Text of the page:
"regardless of if they’re doing weigh-ins both that kid and the producer and their family and their trainer know exactly how much they weigh, exactly how much they need to lose and that’s always in your head."And what does having that in your head do?
"It was a total mental battle, all of the time. It’s so much pressure that you put on yourself. I was taking sleeping pills to get through the night because I was so freaked out weighing myself daily. It was so much pressure. It was unbelievable"And echoing Kai and Ken, Linda reports the pressure and scrutiny consequent to being on The Biggest Loser simply doesn't end,
"You are constantly scrutinized. I remember after the show aired I was in the grocery store and somebody was looking in my cart and scrutinizing, and still to this day, even though my show was a bunch of years ago, I am still worried about what is in my cart because god forbid if somebody recognizes me"Going back to the safeguards being put in place for the children, Linda couldn't be reassured,
"remember, regardless of whatever safeguards they’re putting in for children this is a TV show, and they do this for ratings, and they want a reaction, and the only way you’ll get a reaction is if you get an extreme results. So these kids are going to go to be one day 50lbs overweight, and they’re going to wake up 6 months later at a normal weight and they’re not going to recognize themselves. So what is that going to do to an already fragile psyche?"She even recounts bullying consequent to her success where people said things to the effect of
"Oh what, you had to go on a tv show to lose weight? It was a lot of why go to this extreme, what’s wrong with you that you had to go on national tv to do this?"Linda also validates Ken's comments on the lack of long term support. In fact she goes further in that not only did the show not offer support, but according to her they also ignored her cries for help,
"One of the things that hurt the most through this whole biggest loser process is I gave the show everything and they dropped me. After the show was over, when I reached out, when the weight started to come back on I reached out and I begged and I pleaded and I said help me and they wouldn’t even respond to me. I felt terrible. I don’t think there are words to describe the defeat and the rejection I felt after the show."Linda gained all of her weight back, as did other finalists from her season. I asked her how regaining has affected them consequent to their show created visibility,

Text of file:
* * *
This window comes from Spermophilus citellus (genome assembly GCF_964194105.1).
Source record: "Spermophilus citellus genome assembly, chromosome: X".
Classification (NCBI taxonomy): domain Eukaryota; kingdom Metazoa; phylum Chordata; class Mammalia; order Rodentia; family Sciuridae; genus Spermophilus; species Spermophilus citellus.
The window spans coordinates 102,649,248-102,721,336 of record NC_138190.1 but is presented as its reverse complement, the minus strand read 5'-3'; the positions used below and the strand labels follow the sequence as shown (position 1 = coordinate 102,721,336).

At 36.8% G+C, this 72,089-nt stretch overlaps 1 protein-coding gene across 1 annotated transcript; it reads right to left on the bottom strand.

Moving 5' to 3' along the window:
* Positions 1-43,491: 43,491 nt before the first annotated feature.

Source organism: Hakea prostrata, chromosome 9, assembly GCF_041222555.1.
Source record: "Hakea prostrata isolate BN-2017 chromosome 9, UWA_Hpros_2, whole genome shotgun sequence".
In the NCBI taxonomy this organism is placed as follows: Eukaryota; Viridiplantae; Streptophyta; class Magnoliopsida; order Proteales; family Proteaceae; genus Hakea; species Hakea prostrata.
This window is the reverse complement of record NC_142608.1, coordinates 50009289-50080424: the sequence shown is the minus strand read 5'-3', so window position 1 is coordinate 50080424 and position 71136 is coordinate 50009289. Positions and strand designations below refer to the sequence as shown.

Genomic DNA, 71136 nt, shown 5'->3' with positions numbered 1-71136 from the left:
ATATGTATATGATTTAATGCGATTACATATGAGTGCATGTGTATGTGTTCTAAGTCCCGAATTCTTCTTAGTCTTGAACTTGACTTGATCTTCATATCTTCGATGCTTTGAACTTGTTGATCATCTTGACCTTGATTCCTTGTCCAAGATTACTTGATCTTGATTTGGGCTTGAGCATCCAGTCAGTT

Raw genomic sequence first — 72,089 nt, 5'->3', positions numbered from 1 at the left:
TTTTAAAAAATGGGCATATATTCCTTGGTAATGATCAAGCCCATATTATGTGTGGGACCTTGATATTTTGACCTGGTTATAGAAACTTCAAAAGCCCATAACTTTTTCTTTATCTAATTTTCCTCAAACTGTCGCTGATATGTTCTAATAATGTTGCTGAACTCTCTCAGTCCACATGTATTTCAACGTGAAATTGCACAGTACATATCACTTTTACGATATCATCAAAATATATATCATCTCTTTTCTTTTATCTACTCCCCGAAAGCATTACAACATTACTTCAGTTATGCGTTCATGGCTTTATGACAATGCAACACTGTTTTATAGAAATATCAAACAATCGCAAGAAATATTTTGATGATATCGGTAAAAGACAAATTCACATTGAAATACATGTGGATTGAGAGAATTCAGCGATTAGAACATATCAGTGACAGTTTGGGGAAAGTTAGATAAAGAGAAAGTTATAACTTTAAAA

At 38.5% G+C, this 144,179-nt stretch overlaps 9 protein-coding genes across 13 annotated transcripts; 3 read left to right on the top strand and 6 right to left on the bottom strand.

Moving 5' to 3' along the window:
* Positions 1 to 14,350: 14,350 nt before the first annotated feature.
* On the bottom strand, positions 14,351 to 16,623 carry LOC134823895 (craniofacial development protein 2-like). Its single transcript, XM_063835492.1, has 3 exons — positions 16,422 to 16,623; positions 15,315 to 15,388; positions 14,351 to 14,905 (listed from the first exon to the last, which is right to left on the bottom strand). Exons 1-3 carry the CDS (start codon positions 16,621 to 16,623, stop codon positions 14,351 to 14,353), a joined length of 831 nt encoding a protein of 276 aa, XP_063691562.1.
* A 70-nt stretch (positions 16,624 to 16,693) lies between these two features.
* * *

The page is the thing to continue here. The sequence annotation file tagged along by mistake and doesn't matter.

"We still know that people look at us, people who know the show and we feel such shame because we had this opportunity that everybody wants, and we didn’t keep it off"What I also learned interviewing these 3 former contestants is that The Biggest Loser alumni, perhaps due to their shared trial by fire, keep in fairly close touch. Consequently I asked each of these three what percentage of folks from the Biggest Loser keep the weight they lost off.
"I’d say one quarter to one third - and not all of it"Ken stated,
"85-90% of the contestants on the show have regained all their weight"And Linda,
"Maybe 10-20% are keeping it off"Linda summed up her experiences succinctly,
"If I would have known where I would have ended up after the show I would have stayed 300lbs"And regarding kids, again, she didn't mince words,
"Kids are cruel and kids will take any opportunity they have to berate and belittle each other, that’s what kids do, and I think they're setting these kids up to be bullied relentlessly.Are you also appalled? If you are, feel free to sign the petition, and/or better yet, join and promote the advertisers' products boycott.
I’m so appalled and disgusted with it. It’s one thing to mess with our heads, but then they go to kids. I’ve been battling with this for many years, and I can’t even imagine, I can’t even imagine what it’s going to do to kids."
[If there are any other former contestants who'd like to go on record, pro or con, anonymous or with attribution, feel free to contact me at yonifreedhoff over at gmail, or in a comment on this post]